Skip to content

When you choose to publish with PLOS, your research makes an impact. Make your work accessible to all, without restrictions, and accelerate scientific discovery with options like preprints and published peer review that make your work more Open.

PLOS BLOGS The Official PLOS Blog

A new Open Science Indicator: measuring study registration

Written by Marcel LaFlamme

With the latest release of the PLOS Open Science Indicators (OSI) results, we are introducing a new indicator for study registration—also known as preregistration. The results from this preliminary version of the indicator show that adoption is lower than for other indicators but is growing, albeit slowly. Over time, more researchers may be discovering how registering and publicly sharing a study design before results are known can enhance trust in their work.

This release also provides a first look at Open Science practices for articles published in 2024, bringing the results for data sharing, code sharing, and preprint posting up to date through the first quarter of this year. The complete dataset, which extends back to 2018 and now comprises 135,214 articles, is as always freely available to access and reuse.

Download the dataset

Developing the new indicator

Study registration has been identified as a priority Open Science practice to monitor in biomedical research. It is also an indicator of interest for the pilots being organized by the UK Reproducibility Network, in which PLOS and our partner DataSeer are participating. For the purposes of OSI, we defined study registration as “the plan for a research study, including research questions/ hypotheses, details about the research design, and/ or plans for data analysis, which has been made available for public sharing in order to ensure unbiased reporting and support the differentiation of planned and unplanned research directions.”

From there, we worked to develop an approach to measuring study registration in the published scientific literature. We initially focused on detecting references to registries that record structured information about a study’s design, including clinical trial registries, systematic review registries, animal study registries, and other general purpose registries like the Open Science Framework. We then matched persistent identifiers and other links with the corresponding registries.

To our knowledge, this approach—covering more than 30 registries—is the most comprehensive one that’s been developed and implemented at scale. But, because it relies on a predefined allowlist of registries (see the study registration indicator’s methods statement for more information), it’s possible that there are registries we missed. If you have any feedback on the approach we’ve taken, please let us know at mlaflamme [at]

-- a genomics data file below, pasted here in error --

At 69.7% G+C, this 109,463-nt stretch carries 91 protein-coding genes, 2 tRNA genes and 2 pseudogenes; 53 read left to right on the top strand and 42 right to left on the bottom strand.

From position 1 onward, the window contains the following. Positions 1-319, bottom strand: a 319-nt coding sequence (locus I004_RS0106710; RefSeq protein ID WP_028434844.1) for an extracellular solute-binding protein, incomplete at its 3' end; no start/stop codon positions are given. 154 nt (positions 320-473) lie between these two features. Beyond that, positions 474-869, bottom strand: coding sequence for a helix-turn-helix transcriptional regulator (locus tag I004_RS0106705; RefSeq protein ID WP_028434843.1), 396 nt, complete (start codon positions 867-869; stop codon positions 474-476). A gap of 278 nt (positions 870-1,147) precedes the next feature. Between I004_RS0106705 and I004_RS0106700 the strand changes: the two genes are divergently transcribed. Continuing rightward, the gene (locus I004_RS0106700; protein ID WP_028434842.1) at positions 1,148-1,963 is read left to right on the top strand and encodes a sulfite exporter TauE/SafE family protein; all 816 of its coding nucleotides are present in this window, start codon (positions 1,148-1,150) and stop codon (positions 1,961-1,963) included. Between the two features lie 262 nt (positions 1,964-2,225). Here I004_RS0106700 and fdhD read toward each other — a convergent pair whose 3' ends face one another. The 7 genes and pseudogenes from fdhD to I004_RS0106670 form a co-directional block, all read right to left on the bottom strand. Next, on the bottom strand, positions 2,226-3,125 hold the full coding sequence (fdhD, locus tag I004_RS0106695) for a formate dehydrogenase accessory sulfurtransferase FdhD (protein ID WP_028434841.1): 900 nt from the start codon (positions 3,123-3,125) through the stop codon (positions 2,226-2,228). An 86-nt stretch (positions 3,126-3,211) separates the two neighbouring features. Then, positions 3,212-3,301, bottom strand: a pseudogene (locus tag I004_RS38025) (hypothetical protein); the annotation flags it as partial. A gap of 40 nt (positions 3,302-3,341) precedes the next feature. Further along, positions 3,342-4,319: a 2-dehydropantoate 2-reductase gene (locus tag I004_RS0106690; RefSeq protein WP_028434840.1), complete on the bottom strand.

How common is study registration?

Over the past five years, study registration rates at PLOS have risen slowly but steadily, from 5% of articles in 2018 to 7% in 2023. The same overall trendline can be observed in the comparator corpus, with rates rising from 6% in 2018 to 7% in 2023.

Figure 1. Study registration rates for PLOS and comparator content by publication quarter, 2018-2023.

The most commonly used registry by PLOS authors is, followed by the systematic review registry PROSPERO. But the prevalence of registrations using the Open Science Framework and other registries, covering a wide variety of study designs, can also be observed for the first time with this new indicator. The data being released are currently not optimized for segmenting by discipline, although a previous version of the OSI dataset does include fields of research for most of the relevant articles and we plan to share an analysis of the study registration data by field later this year. Other features we are considering for this indicator include detecting registrations in the text of supplementary files and capturing the dates when registrations were recorded and shared. But what else would make the indicator more useful? Again, we’d be grateful for your input.

Other results and refinements

The main data files in the latest OSI dataset include all 112,229 PLOS research articles published between 1 January 2018 and 31 March 2024, as well as a smaller comparator corpus. For PLOS articles the latest results show:

  • 31% of all research articles shared research date in a repository in Q1 2024 (no change from Q4 2023)
  • 17% of all research articles shared code in Q1 2024 (up 1% from Q4 2023)
  • 22% of all research articles were associated with a preprint in Q1 2024 (down 2% from Q4 2023)

Figure 2. Data sharing in a repository, code sharing, and preprint posting for PLOS and comparator content by publication quarter, 2018-Q1 2024.

The rate of preprint adoption at comparators has been higher than at PLOS since 2023, driven by publishers with in-house preprint servers, but this rate also dropped in comparators in Q1 2024, suggesting a wider trend. Meanwhile, improvements have been applied to the preprint indicator and applied retrospectively to the entire corpus. A minor source of false positives has been removed and, more significantly, preprints posted after the associated research article was published (also known as “postprints”) have been eliminated. This change disproportionately affects older articles, which have had longer to accumulate a postprint. See the updated methods statement in the main documentation for more information.

We’ve also updated our comparator article matching approach. For this latest version, the Medical Subject Headings (MeSH) terms for the new quarter of data have been updated based on the distribution of MeSH terms for PLOS articles published between 1 January 2022 and 31 December 2023. We expect to update the MeSH term distribution yearly to ensure that the comparator sample remains comparable to the changing composition of PLOS articles.

Related Posts
Back to top